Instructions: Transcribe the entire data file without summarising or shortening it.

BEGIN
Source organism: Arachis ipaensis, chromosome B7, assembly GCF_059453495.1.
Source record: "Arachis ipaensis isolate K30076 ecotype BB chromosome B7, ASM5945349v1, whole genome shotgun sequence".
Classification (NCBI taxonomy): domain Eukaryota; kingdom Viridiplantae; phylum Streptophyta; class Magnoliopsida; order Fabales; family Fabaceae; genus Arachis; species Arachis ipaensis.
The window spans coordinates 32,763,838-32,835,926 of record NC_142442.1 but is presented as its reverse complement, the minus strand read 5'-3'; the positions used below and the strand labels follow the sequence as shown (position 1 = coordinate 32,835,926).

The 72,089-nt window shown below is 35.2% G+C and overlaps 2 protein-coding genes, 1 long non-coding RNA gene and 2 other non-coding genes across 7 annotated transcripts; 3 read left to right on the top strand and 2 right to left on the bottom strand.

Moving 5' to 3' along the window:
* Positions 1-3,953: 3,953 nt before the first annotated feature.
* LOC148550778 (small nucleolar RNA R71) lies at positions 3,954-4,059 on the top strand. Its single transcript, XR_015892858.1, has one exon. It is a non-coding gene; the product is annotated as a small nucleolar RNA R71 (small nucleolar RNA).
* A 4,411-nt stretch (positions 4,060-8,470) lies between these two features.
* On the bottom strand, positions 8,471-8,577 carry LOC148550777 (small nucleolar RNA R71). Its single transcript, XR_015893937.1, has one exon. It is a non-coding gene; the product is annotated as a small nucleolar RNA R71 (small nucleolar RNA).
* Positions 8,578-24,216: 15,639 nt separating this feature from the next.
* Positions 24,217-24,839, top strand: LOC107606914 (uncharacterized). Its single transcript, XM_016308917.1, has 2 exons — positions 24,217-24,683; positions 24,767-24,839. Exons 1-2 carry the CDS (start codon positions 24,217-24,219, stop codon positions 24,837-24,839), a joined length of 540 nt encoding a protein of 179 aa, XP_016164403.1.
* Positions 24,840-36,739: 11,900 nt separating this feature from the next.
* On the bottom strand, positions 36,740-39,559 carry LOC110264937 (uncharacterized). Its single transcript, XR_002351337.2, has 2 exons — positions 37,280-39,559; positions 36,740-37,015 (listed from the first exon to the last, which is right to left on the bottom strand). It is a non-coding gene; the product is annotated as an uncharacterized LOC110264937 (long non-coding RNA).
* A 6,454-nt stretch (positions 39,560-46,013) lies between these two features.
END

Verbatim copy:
Source organism: Arachis ipaensis, chromosome B7, assembly GCF_059453495.1.
Source record: "Arachis ipaensis isolate K30076 ecotype BB chromosome B7, ASM5945349v1, whole genome shotgun sequence".
Classification (NCBI taxonomy): domain Eukaryota; kingdom Viridiplantae; phylum Streptophyta; class Magnoliopsida; order Fabales; family Fabaceae; genus Arachis; species Arachis ipaensis.
The window spans coordinates 32,763,838-32,835,926 of record NC_142442.1 but is presented as its reverse complement, the minus strand read 5'-3'; the positions used below and the strand labels follow the sequence as shown (position 1 = coordinate 32,835,926).

The 72,089-nt window shown below is 35.2% G+C and overlaps 2 protein-coding genes, 1 long non-coding RNA gene and 2 other non-coding genes across 7 annotated transcripts; 3 read left to right on the top strand and 2 right to left on the bottom strand.

Moving 5' to 3' along the window:
* Positions 1-3,953: 3,953 nt before the first annotated feature.
* LOC148550778 (small nucleolar RNA R71) lies at positions 3,954-4,059 on the top strand. Its single transcript, XR_015892858.1, has one exon. It is a non-coding gene; the product is annotated as a small nucleolar RNA R71 (small nucleolar RNA).
* A 4,411-nt stretch (positions 4,060-8,470) lies between these two features.
* On the bottom strand, positions 8,471-8,577 carry LOC148550777 (small nucleolar RNA R71). Its single transcript, XR_015893937.1, has one exon. It is a non-coding gene; the product is annotated as a small nucleolar RNA R71 (small nucleolar RNA).
* Positions 8,578-24,216: 15,639 nt separating this feature from the next.
* Positions 24,217-24,839, top strand: LOC107606914 (uncharacterized). Its single transcript, XM_016308917.1, has 2 exons — positions 24,217-24,683; positions 24,767-24,839. Exons 1-2 carry the CDS (start codon positions 24,217-24,219, stop codon positions 24,837-24,839), a joined length of 540 nt encoding a protein of 179 aa, XP_016164403.1.
* Positions 24,840-36,739: 11,900 nt separating this feature from the next.
* On the bottom strand, positions 36,740-39,559 carry LOC110264937 (uncharacterized). Its single transcript, XR_002351337.2, has 2 exons — positions 37,280-39,559; positions 36,740-37,015 (listed from the first exon to the last, which is right to left on the bottom strand). It is a non-coding gene; the product is annotated as an uncharacterized LOC110264937 (long non-coding RNA).
* A 6,454-nt stretch (positions 39,560-46,013) lies between these two features.